Missouri Botanical Garden Open Conference Systems, TDWG 2016 ANNUAL CONFERENCE

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Toward a new data standard for combined marine biological and environmental datasets - expanding OBIS beyond species occurrences.
Pieter Provoost, Daphnis De Pooter, Ward Appeltans, Sky Bristol, Philip Goldstein, Gwenaëlle Moncoiffé, Leen Vandepitte, Francisco Hernandez

Building: CTEC
Room: Auditorium
Date: 2016-12-09 02:35 PM – 02:40 PM
Last modified: 2016-11-04

Abstract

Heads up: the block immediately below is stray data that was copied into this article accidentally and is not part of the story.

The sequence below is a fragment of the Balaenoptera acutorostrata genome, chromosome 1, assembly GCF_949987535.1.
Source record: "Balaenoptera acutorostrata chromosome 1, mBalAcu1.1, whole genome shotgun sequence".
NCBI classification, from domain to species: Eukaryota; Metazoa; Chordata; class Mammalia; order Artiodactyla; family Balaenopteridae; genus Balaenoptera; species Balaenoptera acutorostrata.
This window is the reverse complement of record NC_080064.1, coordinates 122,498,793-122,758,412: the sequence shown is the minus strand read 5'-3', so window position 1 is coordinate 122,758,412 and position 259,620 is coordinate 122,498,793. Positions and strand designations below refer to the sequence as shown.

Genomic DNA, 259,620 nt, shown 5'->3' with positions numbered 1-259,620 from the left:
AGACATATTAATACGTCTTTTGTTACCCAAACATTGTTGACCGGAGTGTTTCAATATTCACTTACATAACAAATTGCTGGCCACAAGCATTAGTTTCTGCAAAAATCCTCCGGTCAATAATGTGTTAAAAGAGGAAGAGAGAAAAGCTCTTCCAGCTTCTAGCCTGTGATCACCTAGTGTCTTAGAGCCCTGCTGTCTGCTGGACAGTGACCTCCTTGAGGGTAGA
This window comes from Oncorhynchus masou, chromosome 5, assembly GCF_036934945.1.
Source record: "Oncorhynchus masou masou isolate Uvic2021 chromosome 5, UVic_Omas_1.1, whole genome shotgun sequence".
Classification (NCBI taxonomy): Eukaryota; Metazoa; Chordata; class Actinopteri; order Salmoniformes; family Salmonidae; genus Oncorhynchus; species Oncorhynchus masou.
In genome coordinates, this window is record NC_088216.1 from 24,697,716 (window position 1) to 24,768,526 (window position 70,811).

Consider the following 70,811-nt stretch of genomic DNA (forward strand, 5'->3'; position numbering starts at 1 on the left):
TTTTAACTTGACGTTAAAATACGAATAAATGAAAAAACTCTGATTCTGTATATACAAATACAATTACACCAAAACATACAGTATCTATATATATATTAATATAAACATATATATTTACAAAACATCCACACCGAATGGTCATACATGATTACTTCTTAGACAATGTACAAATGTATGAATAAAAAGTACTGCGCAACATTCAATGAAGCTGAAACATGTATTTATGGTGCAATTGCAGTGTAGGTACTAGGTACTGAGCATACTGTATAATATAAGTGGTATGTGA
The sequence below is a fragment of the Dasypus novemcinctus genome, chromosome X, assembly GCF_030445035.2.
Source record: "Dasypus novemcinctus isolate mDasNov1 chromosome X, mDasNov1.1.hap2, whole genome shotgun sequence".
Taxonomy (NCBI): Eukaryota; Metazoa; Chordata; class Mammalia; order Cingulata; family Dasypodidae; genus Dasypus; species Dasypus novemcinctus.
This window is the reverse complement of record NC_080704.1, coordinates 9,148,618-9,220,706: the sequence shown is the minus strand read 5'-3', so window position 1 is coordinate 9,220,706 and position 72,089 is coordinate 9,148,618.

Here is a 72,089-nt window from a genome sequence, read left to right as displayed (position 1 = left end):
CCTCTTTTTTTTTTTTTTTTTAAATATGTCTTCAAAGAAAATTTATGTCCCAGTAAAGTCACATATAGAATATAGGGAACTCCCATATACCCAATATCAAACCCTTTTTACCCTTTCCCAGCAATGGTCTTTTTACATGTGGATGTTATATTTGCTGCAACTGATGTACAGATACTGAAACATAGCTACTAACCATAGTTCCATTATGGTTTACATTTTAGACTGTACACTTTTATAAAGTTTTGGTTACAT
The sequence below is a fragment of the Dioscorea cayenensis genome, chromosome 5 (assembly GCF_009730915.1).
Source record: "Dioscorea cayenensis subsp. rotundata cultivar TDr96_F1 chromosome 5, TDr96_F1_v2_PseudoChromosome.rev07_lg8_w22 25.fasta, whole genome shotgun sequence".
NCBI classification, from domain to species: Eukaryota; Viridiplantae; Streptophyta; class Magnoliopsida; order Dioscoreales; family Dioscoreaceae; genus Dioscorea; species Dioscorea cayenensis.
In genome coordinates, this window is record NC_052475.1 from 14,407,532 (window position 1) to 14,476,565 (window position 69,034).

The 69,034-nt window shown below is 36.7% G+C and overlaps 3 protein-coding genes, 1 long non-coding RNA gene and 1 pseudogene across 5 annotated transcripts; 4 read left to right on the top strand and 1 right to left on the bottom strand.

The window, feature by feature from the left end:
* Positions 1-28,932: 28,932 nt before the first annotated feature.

The Ocean Biogeographic Information System (OBIS) grows with millions of new species observations every year. Contributions come from a network of hundreds of institutions, projects and individuals with common goals: to build a scientific knowledge base that is open to the public for scientific exploration and discovery, and to detect trends and changes that inform society as essential elements in conservation management. Until now, OBIS has focused solely on the collection of biogeographic data (the presence of marine species in space and time) and operated with quality control procedures and data standards specifically targeted to these data. Based on requirements from the growing OBIS community for data archiving and scientific applications, OBIS launched the OBIS-ENV-DATA project to enhance its data standard by accommodating additional data types. The proposed standard allows for the management of sampling methodology, animal tracking and telemetry data, and environmental measurements such as nutrient concentrations, sediment characteristics and other abiotic parameters measured during sampling to characterize the environment from which biogeographic data was collected. The new OBIS data standard builds on the Darwin Core Archive and on practices adopted by the Global Biodiversity Information Facility (GBIF). It consists of an Event Core in combination with an Occurrence Extension and a proposed enhancement to the MeasurementOrFact Extension. This new structure enables the linkage of measurements or facts - quantitative or qualitative properties - to both sampling events and species occurrences and includes additional fields for property standardization. The OBIS standard also embraces the use of the new Darwin Core term parentEventID, enabling a sampling event hierarchy. We believe that the adoption of this new data standard for managing and sharing biological and associated environmental datasets by the international community will be key to improving the effectiveness of the knowledge base, and will enhance integration and management of critical data needed to understand ecological and biological processes in the ocean.